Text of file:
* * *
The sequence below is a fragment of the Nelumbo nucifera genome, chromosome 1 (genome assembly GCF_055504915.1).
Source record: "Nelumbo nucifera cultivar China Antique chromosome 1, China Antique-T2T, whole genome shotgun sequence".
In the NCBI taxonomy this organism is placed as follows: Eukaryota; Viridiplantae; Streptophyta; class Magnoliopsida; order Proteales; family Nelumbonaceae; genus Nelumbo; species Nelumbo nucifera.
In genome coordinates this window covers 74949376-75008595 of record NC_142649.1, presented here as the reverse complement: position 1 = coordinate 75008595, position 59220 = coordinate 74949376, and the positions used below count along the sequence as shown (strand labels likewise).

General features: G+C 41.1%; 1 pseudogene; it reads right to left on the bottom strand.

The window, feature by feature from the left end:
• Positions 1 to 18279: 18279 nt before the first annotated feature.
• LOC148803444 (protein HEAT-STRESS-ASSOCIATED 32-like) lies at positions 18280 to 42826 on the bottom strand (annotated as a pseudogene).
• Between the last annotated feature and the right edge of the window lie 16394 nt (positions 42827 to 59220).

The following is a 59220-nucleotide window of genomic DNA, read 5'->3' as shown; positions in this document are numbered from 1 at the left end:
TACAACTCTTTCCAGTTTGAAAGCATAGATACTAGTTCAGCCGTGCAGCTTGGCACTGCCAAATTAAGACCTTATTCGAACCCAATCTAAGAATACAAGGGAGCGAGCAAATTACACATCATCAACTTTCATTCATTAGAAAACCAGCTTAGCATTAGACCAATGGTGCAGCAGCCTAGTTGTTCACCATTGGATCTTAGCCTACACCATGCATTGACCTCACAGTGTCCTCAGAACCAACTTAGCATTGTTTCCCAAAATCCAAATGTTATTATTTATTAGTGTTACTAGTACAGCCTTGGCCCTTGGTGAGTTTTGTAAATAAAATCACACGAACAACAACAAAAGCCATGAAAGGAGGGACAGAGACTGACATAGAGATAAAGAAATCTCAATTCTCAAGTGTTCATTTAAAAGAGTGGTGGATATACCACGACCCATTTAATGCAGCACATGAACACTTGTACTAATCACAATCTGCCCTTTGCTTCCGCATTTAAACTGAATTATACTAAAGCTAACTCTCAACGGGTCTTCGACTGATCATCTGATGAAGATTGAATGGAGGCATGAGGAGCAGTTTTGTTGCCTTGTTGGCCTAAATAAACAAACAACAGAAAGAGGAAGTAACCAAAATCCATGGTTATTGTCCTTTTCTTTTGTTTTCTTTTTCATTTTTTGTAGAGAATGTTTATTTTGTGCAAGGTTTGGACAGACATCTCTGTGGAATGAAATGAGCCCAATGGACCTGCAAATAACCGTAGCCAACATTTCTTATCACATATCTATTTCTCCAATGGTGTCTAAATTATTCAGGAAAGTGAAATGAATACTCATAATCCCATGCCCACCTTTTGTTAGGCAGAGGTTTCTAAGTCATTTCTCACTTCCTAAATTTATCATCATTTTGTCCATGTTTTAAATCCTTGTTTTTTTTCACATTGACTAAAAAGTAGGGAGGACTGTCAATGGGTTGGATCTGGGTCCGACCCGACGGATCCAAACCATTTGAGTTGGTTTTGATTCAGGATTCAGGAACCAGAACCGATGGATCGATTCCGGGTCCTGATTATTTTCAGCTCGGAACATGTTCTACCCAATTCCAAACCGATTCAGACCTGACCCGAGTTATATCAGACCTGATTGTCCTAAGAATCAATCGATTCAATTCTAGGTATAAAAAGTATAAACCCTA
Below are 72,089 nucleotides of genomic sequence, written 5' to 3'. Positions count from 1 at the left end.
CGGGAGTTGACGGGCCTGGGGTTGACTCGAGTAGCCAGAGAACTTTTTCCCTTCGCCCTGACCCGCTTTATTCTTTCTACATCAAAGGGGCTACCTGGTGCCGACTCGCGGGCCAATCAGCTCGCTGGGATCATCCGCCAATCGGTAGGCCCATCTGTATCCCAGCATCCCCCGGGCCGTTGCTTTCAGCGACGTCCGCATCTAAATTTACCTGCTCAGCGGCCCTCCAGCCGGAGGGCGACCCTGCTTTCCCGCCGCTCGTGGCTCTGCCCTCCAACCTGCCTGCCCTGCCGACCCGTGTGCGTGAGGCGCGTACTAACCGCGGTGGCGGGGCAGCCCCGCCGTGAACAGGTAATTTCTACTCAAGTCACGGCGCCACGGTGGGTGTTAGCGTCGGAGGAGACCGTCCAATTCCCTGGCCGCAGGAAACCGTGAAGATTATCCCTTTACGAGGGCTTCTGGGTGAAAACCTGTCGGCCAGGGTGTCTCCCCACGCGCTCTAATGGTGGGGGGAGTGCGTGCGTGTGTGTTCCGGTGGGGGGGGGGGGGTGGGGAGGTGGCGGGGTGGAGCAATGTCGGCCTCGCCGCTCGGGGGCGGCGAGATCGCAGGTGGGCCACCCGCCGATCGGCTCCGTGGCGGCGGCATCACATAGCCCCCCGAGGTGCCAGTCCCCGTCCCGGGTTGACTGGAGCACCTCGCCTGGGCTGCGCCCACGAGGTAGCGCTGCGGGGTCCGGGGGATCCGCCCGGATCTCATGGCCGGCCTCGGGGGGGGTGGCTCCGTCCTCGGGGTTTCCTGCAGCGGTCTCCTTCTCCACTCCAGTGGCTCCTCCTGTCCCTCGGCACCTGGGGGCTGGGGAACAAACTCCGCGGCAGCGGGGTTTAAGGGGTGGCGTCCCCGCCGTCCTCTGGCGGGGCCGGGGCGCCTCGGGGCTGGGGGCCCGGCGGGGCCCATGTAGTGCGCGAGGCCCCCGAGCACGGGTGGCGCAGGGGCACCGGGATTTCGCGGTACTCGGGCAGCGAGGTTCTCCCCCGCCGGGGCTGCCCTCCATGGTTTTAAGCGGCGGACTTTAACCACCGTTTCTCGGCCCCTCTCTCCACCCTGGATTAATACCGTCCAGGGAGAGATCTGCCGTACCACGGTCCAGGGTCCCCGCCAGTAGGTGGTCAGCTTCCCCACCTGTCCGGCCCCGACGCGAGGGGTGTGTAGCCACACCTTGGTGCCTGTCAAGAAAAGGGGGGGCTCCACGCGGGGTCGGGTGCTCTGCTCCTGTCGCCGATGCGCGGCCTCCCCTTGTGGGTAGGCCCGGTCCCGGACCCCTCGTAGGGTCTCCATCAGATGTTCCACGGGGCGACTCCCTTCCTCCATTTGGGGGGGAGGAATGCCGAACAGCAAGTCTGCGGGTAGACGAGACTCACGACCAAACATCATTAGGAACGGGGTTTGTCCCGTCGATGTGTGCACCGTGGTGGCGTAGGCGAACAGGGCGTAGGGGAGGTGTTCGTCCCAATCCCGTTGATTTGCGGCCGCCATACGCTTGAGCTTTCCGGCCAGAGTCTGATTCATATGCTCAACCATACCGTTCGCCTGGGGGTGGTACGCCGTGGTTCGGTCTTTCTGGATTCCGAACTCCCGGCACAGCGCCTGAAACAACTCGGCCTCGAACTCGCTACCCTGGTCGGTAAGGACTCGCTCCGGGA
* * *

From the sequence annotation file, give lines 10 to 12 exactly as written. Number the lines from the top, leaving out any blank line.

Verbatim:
The following is a 59220-nucleotide window of genomic DNA, read 5'->3' as shown; positions in this document are numbered from 1 at the left end:
TACAACTCTTTCCAGTTTGAAAGCATAGATACTAGTTCAGCCGTGCAGCTTGGCACTGCCAAATTAAGACCTTATTCGAACCCAATCTAAGAATACAAGGGAGCGAGCAAATTACACATCATCAACTTTCATTCATTAGAAAACCAGCTTAGCATTAGACCAATGGTGCAGCAGCCTAGTTGTTCACCATTGGATCTTAGCCTACACCATGCATTGACCTCACAGTGTCCTCAGAACCAACTTAGCATTGTTTCCCAAAATCCAAATGTTATTATTTATTAGTGTTACTAGTACAGCCTTGGCCCTTGGTGAGTTTTGTAAATAAAATCACACGAACAACAACAAAAGCCATGAAAGGAGGGACAGAGACTGACATAGAGATAAAGAAATCTCAATTCTCAAGTGTTCATTTAAAAGAGTGGTGGATATACCACGACCCATTTAATGCAGCACATGAACACTTGTACTAATCACAATCTGCCCTTTGCTTCCGCATTTAAACTGAATTATACTAAAGCTAACTCTCAACGGGTCTTCGACTGATCATCTGATGAAGATTGAATGGAGGCATGAGGAGCAGTTTTGTTGCCTTGTTGGCCTAAATAAACAAACAACAGAAAGAGGAAGTAACCAAAATCCATGGTTATTGTCCTTTTCTTTTGTTTTCTTTTTCATTTTTTGTAGAGAATGTTTATTTTGTGCAAGGTTTGGACAGACATCTCTGTGGAATGAAATGAGCCCAATGGACCTGCAAATAACCGTAGCCAACATTTCTTATCACATATCTATTTCTCCAATGGTGTCTAAATTATTCAGGAAAGTGAAATGAATACTCATAATCCCATGCCCACCTTTTGTTAGGCAGAGGTTTCTAAGTCATTTCTCACTTCCTAAATTTATCATCATTTTGTCCATGTTTTAAATCCTTGTTTTTTTTCACATTGACTAAAAAGTAGGGAGGACTGTCAATGGGTTGGATCTGGGTCCGACCCGACGGATCCAAACCATTTGAGTTGGTTTTGATTCAGGATTCAGGAACCAGAACCGATGGATCGATTCCGGGTCCTGATTATTTTCAGCTCGGAACATGTTCTACCCAATTCCAAACCGATTCAGACCTGACCCGAGTTATATCAGACCTGATTGTCCTAAGAATCAATCGATTCAATTCTAGGTATAAAAAGTATAAACCCTA
Below are 72,089 nucleotides of genomic sequence, written 5' to 3'. Positions count from 1 at the left end.